Genetic monogamy despite social promiscuity in the pot-bellied seahorse (Hippocampus abdominalis)

Publication Type: Journal Article

Year of Publication: 2007

Authors: Wilson, AB, Martin-Smith KM

Journal: Molecular Ecology

Volume: 16

Issue: 11

Pagination: 2345 - 2352

Date Published: 06/2007

ISSN: 1365-294X

Keywords: mating system, microsatellite genotyping, sex-role reversal, Syngnathidae, traditional sex roles

Abstract:

Sexual selection theory predicts a positive correlation between relative parental investment and mate choice. In syngnathid fishes (seahorses and pipefish), males brood offspring in specialized brooding structures. While female-female mating competition has been demonstrated in some pipefishes, all seahorses (genus
Hippocampus ) studied to date have been found to have conventional sex roles with greater male–male competition for access to mates despite possessing the most complex brood structures in the family. Although multiple mating is common in pipefish, seahorses are again exceptional, exhibiting strict genetic monogamy. Both demographic and behavioural explanations have been offered to explain the lack of multiple mating in seahorse species, but these hypotheses have not yet been explicitly addressed. We investigated mating systems and brood parentage of the pot-bellied seahorse, Hippocampus abdominalis, a temperate-water species that is socially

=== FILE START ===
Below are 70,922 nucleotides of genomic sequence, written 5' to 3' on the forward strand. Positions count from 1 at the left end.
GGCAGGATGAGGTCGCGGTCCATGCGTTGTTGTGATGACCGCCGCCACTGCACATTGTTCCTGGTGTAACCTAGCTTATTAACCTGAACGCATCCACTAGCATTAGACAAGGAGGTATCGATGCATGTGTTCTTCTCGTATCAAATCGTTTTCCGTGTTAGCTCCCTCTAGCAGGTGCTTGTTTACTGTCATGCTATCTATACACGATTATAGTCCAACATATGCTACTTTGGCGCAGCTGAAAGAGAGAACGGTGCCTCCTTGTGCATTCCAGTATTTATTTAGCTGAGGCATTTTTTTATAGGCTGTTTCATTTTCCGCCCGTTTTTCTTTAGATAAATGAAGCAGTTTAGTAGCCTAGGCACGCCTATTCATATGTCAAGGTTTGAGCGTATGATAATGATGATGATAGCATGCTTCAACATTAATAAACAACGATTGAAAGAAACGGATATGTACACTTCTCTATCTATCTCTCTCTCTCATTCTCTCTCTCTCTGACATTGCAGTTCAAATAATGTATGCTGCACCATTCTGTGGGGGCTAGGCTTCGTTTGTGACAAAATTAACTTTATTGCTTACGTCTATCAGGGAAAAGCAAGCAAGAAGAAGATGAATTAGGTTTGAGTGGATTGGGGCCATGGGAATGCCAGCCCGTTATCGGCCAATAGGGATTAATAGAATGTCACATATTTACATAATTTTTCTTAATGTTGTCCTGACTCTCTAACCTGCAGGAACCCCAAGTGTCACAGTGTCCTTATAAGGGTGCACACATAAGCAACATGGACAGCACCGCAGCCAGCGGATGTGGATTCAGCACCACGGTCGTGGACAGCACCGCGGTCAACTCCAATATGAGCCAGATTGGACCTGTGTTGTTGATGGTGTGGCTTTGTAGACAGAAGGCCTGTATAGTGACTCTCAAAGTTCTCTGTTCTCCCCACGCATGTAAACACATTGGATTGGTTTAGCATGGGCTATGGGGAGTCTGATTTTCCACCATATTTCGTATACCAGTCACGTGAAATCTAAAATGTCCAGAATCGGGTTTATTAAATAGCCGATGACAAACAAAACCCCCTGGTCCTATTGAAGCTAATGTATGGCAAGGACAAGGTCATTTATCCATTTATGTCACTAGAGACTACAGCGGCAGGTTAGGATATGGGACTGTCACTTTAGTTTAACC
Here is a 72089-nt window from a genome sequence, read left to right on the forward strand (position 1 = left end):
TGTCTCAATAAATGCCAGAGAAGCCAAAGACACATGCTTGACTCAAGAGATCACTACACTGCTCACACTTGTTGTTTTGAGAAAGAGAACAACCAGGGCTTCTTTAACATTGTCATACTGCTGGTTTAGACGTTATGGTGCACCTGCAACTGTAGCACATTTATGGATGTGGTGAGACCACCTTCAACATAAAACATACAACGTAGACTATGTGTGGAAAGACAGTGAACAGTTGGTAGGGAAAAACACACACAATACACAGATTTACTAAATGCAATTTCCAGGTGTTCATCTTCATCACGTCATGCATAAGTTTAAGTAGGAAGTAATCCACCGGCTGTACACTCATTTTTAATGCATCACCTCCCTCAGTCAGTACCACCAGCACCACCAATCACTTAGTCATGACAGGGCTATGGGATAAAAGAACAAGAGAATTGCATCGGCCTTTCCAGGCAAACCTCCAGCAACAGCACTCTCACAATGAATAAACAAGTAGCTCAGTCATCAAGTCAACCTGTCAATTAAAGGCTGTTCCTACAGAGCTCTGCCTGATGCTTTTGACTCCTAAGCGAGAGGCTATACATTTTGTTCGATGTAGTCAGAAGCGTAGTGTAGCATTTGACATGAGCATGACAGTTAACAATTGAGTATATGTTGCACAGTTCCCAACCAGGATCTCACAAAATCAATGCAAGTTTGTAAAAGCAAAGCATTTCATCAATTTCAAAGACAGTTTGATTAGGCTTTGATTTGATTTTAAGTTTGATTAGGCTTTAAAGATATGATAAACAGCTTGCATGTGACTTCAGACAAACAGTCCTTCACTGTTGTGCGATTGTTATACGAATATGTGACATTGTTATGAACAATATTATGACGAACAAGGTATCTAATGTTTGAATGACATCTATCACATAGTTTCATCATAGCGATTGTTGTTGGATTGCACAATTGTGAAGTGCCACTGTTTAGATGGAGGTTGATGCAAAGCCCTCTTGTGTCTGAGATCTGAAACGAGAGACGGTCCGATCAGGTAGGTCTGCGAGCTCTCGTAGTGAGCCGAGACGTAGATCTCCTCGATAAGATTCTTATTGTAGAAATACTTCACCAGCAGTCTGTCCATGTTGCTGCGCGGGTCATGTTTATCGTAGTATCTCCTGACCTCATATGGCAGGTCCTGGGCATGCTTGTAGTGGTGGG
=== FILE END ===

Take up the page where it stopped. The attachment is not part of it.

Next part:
promiscuous with conventional sex roles in laboratory populations. We observed promiscuous courtship behaviour and sex-role reversal in high density, female-biased field populations of H. abdominalis. We hypothesize that sex roles are plastic in
H. abdominalis, depending on local population density and sex ratio. Despite promiscuous courtship behaviour, all assayed male seahorses were genetically monogamous in both laboratory and wild populations. Physiological limitations associated with embryo incubation may explain the absence of multiple mating in seahorses and may have played an important role in the development of the unique reproductive behaviour typical in these species.

DOI: 10.1111/j.1365-294X.2007.03243.x

Short Title: Mol Ecol